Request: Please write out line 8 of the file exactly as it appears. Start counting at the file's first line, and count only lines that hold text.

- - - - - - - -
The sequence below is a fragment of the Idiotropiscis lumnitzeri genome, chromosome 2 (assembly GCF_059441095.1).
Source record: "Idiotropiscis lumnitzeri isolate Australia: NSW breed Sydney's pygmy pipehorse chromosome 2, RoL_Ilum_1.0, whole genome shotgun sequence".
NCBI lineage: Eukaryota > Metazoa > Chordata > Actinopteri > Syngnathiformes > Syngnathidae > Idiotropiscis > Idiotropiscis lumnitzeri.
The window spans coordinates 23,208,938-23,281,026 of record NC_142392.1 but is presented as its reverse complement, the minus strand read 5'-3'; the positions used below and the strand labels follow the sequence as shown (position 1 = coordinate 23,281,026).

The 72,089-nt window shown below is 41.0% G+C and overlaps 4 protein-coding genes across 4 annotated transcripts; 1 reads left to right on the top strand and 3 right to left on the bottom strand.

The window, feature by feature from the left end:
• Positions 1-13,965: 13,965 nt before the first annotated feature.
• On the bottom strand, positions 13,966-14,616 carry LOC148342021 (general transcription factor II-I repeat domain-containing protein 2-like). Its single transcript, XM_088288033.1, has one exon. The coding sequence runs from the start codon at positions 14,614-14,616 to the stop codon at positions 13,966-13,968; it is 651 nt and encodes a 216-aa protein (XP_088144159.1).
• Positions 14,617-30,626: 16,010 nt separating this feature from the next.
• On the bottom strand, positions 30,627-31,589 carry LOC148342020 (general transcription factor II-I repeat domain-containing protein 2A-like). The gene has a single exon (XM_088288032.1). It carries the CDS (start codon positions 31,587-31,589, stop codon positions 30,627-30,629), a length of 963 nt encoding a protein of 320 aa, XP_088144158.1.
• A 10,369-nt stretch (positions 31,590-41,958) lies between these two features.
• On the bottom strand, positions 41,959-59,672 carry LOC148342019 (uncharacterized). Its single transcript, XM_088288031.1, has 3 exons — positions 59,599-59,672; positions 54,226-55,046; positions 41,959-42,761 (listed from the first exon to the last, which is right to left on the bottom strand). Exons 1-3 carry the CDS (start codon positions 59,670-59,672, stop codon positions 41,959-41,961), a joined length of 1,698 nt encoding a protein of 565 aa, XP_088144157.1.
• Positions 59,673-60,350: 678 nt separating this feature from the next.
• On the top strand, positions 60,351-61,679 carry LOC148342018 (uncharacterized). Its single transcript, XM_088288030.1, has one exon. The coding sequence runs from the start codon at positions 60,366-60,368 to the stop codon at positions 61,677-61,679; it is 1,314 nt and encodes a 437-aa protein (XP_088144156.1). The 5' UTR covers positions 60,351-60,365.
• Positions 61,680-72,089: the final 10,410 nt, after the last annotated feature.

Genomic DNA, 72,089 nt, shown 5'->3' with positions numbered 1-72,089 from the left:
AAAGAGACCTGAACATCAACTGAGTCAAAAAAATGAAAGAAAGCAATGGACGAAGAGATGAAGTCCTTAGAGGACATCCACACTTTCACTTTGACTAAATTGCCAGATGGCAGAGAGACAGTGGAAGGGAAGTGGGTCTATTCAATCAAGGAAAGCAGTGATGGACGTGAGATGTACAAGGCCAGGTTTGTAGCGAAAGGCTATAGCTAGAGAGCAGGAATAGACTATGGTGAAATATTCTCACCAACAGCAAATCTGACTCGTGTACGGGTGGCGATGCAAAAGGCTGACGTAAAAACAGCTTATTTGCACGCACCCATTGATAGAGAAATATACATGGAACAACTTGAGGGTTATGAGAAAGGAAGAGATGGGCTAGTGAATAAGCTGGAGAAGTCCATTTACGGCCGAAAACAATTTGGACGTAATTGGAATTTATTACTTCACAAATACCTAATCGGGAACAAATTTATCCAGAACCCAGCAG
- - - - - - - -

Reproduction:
• On the bottom strand, positions 13,966-14,616 carry LOC148342021 (general transcription factor II-I repeat domain-containing protein 2-like). Its single transcript, XM_088288033.1, has one exon. The coding sequence runs from the start codon at positions 14,614-14,616 to the stop codon at positions 13,966-13,968; it is 651 nt and encodes a 216-aa protein (XP_088144159.1).